I’ve done a lot of emotion-centered posts in the last week or so, and that’s because I am coming around, more and more, to the idea that the reader’s feelings are paramount in writing good fiction. If you can’t make the reader feel (this comes in large part from first being able to deeply feel your own story), then you are sunk. Twilight and Fifty Shades of Grey aren’t novels, per se, they are 400 solid pages of feelings (longing, in the same of Twilight, desire/curiosity/revulsion in the case of Shades). For me, both of them sunk their hooks into me (and about 40 million other people) so deep that I would constantly look up from the books, thinking, “This is such crap…and I can’t stop reading it!” Why? Feelings.
This brings me to today’s point: You are the curator of your reader’s feelings. How do you cue your reader’s emotions? With your characters’. Via their Interiority (thoughts, reactions), you lead your reader’s own thoughts, reactions, and feelings along the path of story that you’ve constructed.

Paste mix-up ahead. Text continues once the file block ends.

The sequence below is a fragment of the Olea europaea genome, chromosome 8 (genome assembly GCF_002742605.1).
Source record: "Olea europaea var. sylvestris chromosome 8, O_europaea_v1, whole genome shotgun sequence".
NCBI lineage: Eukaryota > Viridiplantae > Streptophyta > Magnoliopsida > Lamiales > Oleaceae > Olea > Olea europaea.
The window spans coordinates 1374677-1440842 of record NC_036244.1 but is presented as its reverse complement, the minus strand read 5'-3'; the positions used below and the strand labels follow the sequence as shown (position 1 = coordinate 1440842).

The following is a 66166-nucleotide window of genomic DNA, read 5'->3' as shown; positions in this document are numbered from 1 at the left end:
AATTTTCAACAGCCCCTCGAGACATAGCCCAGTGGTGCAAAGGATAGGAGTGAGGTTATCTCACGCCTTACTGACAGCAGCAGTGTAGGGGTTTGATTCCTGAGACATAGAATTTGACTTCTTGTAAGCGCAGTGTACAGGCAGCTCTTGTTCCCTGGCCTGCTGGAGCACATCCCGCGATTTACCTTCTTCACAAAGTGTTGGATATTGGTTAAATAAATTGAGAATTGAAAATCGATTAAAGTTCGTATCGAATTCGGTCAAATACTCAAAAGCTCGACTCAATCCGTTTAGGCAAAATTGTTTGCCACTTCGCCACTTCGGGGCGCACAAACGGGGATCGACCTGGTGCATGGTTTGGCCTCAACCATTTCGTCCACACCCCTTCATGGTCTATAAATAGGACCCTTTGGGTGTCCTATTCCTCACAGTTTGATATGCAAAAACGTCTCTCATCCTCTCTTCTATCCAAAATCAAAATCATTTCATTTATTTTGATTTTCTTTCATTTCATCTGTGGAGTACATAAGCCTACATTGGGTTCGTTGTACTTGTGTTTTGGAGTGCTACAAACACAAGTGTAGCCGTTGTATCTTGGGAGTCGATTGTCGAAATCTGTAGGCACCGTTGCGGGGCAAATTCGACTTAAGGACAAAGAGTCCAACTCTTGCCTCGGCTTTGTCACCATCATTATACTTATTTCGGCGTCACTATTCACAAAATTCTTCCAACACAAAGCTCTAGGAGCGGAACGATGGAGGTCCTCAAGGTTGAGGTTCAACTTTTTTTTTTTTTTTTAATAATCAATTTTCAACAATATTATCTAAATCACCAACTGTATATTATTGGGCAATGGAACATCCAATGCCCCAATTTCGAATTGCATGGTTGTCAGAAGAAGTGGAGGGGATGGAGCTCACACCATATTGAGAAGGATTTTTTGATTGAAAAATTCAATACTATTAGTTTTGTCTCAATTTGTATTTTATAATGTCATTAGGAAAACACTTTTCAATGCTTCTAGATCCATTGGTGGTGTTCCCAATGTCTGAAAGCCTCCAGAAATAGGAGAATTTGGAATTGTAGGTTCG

A big pet peeve–and what inspired this post–is a character saying “I didn’t know how to feel right then” (or the equivalent). This is a cop-out. Guide the reader. Sure, “not knowing how to feel” or “feeling lost” is a valid emotion, but it’s a missed opportunity if you lean on it too hard. Instead, conjure up two or three really specific feelings that, when mixed together, convey a sense of being lost without ever dropping the emotional ball for your reader. Always be guiding them, and always keep in mind the emotions you are creating from moment to moment and scene to scene.
Does this make you feel like a puppet master? Good! That’s called “writing.”